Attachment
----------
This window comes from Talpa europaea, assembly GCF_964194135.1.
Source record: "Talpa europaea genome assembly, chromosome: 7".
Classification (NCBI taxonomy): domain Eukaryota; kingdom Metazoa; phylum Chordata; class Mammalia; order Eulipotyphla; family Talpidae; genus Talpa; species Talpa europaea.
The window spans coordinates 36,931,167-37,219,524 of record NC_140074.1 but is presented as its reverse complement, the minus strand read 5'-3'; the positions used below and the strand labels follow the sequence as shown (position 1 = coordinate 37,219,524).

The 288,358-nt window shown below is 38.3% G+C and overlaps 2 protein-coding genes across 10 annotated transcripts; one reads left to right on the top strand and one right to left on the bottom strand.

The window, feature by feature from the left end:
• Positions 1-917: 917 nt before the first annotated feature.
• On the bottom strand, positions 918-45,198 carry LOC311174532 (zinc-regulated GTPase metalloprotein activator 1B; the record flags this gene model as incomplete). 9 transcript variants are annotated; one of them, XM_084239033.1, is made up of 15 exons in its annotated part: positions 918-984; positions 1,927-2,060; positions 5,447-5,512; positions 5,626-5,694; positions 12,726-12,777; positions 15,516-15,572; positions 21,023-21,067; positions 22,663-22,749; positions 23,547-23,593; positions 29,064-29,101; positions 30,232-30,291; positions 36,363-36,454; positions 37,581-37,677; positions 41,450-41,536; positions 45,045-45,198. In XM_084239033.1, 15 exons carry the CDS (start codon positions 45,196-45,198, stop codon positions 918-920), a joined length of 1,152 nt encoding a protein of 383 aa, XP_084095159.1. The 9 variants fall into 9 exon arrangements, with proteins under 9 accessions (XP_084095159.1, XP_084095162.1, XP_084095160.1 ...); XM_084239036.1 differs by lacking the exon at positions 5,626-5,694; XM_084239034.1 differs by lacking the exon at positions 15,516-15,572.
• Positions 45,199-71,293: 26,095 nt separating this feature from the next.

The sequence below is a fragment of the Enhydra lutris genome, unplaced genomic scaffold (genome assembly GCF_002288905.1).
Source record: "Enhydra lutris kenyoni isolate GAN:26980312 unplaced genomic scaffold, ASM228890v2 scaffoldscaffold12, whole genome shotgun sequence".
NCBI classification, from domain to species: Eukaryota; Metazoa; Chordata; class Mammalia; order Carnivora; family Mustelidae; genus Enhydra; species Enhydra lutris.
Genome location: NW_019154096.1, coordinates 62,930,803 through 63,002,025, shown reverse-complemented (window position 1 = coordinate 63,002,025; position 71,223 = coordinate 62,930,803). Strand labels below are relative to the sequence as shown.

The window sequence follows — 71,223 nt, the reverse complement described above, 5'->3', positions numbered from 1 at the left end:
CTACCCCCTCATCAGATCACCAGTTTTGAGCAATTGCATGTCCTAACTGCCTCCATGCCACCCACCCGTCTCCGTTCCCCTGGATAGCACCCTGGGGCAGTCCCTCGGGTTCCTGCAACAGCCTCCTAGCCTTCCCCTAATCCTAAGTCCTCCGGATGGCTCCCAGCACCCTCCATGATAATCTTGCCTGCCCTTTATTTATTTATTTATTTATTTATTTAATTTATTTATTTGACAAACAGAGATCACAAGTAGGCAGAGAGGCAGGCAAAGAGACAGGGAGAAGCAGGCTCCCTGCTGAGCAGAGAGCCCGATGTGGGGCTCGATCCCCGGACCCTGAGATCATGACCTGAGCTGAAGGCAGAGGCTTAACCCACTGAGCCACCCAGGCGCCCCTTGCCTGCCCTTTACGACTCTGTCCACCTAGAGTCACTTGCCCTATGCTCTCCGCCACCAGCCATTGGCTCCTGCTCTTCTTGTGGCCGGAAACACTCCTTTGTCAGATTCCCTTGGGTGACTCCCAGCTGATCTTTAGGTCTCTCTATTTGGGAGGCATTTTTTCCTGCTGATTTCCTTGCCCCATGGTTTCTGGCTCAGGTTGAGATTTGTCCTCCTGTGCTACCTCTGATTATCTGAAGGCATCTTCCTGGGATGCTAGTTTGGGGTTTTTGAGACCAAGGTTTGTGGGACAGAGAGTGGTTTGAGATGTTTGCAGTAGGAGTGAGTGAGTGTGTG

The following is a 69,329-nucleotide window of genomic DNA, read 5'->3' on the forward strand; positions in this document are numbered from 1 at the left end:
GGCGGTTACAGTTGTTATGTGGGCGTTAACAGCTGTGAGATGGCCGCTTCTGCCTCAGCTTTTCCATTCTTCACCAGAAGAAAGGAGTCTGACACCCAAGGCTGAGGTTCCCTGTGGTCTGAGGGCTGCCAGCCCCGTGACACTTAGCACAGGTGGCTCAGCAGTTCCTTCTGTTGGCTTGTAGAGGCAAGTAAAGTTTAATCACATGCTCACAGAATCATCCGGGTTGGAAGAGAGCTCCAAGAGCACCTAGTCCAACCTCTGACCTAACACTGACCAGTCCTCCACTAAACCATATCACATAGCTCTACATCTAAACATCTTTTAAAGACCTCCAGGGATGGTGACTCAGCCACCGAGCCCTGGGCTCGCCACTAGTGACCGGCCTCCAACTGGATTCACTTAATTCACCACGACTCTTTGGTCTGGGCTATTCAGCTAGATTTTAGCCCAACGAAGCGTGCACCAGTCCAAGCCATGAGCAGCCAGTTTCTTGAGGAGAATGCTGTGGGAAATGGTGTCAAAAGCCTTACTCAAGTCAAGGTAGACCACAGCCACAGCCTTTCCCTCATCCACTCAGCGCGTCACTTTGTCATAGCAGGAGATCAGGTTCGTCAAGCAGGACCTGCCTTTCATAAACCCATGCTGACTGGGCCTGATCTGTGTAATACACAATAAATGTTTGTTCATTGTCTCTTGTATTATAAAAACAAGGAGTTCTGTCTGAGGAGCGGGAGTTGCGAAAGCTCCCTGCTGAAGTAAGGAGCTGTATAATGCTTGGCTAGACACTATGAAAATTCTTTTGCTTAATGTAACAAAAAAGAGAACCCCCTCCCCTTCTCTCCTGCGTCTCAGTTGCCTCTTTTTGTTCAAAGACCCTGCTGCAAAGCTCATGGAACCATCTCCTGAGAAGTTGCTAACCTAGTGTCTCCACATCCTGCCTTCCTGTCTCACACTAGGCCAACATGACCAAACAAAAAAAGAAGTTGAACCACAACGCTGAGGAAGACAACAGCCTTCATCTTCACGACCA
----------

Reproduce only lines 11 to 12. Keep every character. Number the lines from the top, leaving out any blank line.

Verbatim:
Source record: "Enhydra lutris kenyoni isolate GAN:26980312 unplaced genomic scaffold, ASM228890v2 scaffoldscaffold12, whole genome shotgun sequence".
NCBI classification, from domain to species: Eukaryota; Metazoa; Chordata; class Mammalia; order Carnivora; family Mustelidae; genus Enhydra; species Enhydra lutris.